'A Place to Be'—A Cut and Shut of the Brighton Unemployed Centre Families Project

A cut and shut car is apparently one of the biggest dangers to a car buyer. A cut and shut consists of two or more cars welded together. Usually, this happens when a car is damaged enough to be written off by insurers and is patched together with another car to hide the damage. Needless to say these contraptions are not especially safe and don’t run especially well. Nevertheless, we’ve decided to use the concept as a template for an academic chapter. And as we’re not going to drive this chapter anywhere at high speed, we suspect that the worst that might happen is that it reads a bit odd.

So, this is a cut and shut chapter. As such, it’s a little bit of a concept chapter, a little bit like the concept albums that progressive rock supergroups used to do in the 1970s. So, regardless of what the reader thinks, we think we can rest safe in the knowledge that Jon Anderson and Rick Wakeman from Yes would admire it. The idea is that we will give you the academic material and the quotes from a standard qualitative piece of work based on the interviews in the centre above. However, this doesn’t always automatically translate into pictures of lived experiences, of key concepts playing out in often the most banal, humane, annoying and enriching ways. And so the hope is that the titular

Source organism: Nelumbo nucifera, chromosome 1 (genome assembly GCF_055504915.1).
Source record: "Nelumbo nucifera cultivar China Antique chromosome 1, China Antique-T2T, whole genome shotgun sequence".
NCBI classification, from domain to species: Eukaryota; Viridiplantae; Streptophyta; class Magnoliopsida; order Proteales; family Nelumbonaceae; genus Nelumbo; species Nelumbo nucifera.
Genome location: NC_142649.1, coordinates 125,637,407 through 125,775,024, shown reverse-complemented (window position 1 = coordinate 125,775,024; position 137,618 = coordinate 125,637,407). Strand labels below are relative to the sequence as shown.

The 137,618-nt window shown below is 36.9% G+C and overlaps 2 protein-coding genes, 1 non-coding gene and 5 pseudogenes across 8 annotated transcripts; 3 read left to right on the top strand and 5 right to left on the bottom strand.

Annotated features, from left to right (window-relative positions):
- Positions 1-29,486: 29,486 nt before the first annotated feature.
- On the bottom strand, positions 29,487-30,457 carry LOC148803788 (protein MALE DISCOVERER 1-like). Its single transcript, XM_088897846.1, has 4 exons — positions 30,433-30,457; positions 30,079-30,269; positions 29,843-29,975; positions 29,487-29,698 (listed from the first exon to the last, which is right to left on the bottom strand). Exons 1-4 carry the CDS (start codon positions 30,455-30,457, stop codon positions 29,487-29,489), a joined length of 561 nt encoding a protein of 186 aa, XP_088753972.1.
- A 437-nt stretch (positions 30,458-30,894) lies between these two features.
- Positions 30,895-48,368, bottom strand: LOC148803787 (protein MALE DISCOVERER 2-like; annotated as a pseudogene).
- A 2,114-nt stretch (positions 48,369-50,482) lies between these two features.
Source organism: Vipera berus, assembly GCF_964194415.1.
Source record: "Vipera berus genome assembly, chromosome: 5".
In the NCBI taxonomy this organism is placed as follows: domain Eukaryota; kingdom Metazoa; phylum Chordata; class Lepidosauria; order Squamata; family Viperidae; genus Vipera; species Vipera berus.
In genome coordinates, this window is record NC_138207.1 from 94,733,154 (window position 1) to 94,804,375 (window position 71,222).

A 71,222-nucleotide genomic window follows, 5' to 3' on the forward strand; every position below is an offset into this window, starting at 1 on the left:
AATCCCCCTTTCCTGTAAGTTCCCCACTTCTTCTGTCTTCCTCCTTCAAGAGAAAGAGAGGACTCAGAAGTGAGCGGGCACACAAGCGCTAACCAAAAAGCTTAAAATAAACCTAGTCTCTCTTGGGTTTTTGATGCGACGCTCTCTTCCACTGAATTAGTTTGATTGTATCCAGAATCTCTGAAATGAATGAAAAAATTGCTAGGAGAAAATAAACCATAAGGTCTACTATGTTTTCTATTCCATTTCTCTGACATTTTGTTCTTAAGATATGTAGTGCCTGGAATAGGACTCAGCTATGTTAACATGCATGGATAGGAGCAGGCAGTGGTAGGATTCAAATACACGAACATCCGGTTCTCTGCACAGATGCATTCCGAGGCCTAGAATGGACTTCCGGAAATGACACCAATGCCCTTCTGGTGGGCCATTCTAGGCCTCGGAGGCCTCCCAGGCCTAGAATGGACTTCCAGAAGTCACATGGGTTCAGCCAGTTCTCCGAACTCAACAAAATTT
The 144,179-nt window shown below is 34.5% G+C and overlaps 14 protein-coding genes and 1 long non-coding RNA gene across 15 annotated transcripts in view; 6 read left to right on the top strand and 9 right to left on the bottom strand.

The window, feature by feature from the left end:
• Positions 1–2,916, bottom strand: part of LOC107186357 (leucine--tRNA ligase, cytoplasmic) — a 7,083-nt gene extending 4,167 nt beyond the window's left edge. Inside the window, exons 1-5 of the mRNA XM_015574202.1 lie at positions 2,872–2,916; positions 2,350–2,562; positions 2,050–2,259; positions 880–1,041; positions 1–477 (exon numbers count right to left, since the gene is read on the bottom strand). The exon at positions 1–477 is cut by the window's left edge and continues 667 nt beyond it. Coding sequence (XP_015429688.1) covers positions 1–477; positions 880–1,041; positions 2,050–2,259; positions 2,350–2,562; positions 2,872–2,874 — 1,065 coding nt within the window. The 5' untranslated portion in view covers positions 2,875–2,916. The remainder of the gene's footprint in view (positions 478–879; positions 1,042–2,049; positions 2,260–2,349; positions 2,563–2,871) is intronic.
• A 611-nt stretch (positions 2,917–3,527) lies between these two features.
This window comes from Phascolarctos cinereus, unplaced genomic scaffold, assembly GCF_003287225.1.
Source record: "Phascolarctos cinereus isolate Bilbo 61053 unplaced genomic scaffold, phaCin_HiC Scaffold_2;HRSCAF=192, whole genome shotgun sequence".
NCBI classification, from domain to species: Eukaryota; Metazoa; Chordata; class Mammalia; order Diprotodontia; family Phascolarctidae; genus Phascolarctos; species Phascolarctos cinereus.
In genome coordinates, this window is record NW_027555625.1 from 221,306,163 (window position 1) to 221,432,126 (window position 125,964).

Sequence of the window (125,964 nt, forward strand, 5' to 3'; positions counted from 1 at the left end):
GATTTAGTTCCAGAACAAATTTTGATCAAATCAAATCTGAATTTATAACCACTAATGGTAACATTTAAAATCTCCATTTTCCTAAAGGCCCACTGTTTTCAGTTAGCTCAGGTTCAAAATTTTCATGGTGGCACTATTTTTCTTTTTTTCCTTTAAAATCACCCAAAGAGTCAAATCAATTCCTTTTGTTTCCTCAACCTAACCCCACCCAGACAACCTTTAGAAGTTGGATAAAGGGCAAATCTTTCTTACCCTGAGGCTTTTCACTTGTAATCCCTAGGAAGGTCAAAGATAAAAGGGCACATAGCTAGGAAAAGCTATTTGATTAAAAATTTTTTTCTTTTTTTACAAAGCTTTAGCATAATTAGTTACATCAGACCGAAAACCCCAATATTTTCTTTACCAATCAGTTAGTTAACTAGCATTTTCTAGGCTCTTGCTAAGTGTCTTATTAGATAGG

This chapter has been co-authored by Stephen Thorpe.

© The Author(s) 2017

C. Walker et al., Building a New Community Psychology of Mental Health, DOI 10.1057/978-1-137-36099-1_8

centre will be brought a little further alive in the imaginations of our readers if we borrow a mechanism from amoral mechanics all over the country.

The following five people are people that we met on our travels at the centre. Their names have been changed but the histories, stories and the experiences below are all true. They happened outside of the research context described below and were noticed by us anecdotally in what could ambitiously be referred to as a period of (very) informal ethnography.

  • 1. Ros lives with her two children. Zane is 3 and Poppy is 5. She skipped breakfast that day because she wasn’t sure whether she’d need the food for the kids later in the week. She’s been out of work but childcare is tough so it makes sense to use the free creche at the centre. It gives her a couple of hours’ break. She has gone to the doctor recently because she’s not been feeling herself. She doesn’t know why.
  • 2. Alan helps to run a group at the centre. He came to the centre as a user years back when he was desperate and describes how the centre ‘held out a hand to him in his darkest hours.
  • 3. Sally works at the hospital. She pops into the centre on occasion for advice on things like benefits and housing. She doesn’t really use the centre much other than that but it’s always nice to see some of the old faces when she pops in. Her daughter, Tilly, is 8.
  • 4. Gary described himself as a handyman and a bit of a drifter. He’d been in Brighton for a number of years and had been coming to the centre on and offfor the best part of 8years. He described himself as being in ‘real trouble’ mental health wise, and said he had attempted suicide recently.
  • 5. Lilly was a volunteer. She’d been off work with depression for 18 months and wanted to use the centre as a way to get some volunteering experience so she could get back into work and get a reference. A lot of things about the centre pissed her off but she needed it at this point in her life.
 
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